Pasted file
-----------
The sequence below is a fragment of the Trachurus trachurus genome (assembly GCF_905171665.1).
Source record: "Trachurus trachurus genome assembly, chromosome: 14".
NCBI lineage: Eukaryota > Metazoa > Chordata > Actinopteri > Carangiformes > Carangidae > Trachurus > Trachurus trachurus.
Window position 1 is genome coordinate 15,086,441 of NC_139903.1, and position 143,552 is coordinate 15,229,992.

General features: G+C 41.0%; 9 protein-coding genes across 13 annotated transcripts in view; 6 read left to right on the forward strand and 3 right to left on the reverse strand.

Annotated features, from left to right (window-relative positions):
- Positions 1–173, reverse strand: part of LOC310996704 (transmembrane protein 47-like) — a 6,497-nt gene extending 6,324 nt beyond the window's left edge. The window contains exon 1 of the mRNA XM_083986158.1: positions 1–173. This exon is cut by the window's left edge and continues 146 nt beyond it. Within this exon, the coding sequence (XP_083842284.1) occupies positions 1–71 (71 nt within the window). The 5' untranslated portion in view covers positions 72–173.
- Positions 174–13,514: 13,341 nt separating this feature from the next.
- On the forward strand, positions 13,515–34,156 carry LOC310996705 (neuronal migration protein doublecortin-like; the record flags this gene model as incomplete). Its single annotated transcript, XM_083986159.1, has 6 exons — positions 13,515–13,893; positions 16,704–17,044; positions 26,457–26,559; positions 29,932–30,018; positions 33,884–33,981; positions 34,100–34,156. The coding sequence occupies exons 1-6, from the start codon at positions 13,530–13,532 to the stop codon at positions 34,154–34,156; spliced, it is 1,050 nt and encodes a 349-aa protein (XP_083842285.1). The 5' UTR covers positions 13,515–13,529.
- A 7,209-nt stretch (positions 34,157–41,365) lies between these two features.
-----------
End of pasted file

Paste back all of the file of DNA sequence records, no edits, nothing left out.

The sequence below is a fragment of the Trachurus trachurus genome (assembly GCF_905171665.1).
Source record: "Trachurus trachurus genome assembly, chromosome: 14".
NCBI lineage: Eukaryota > Metazoa > Chordata > Actinopteri > Carangiformes > Carangidae > Trachurus > Trachurus trachurus.
Window position 1 is genome coordinate 15,086,441 of NC_139903.1, and position 143,552 is coordinate 15,229,992.

General features: G+C 41.0%; 9 protein-coding genes across 13 annotated transcripts in view; 6 read left to right on the forward strand and 3 right to left on the reverse strand.

Annotated features, from left to right (window-relative positions):
- Positions 1–173, reverse strand: part of LOC310996704 (transmembrane protein 47-like) — a 6,497-nt gene extending 6,324 nt beyond the window's left edge. The window contains exon 1 of the mRNA XM_083986158.1: positions 1–173. This exon is cut by the window's left edge and continues 146 nt beyond it. Within this exon, the coding sequence (XP_083842284.1) occupies positions 1–71 (71 nt within the window). The 5' untranslated portion in view covers positions 72–173.
- Positions 174–13,514: 13,341 nt separating this feature from the next.
- On the forward strand, positions 13,515–34,156 carry LOC310996705 (neuronal migration protein doublecortin-like; the record flags this gene model as incomplete). Its single annotated transcript, XM_083986159.1, has 6 exons — positions 13,515–13,893; positions 16,704–17,044; positions 26,457–26,559; positions 29,932–30,018; positions 33,884–33,981; positions 34,100–34,156. The coding sequence occupies exons 1-6, from the start codon at positions 13,530–13,532 to the stop codon at positions 34,154–34,156; spliced, it is 1,050 nt and encodes a 349-aa protein (XP_083842285.1). The 5' UTR covers positions 13,515–13,529.
- A 7,209-nt stretch (positions 34,157–41,365) lies between these two features.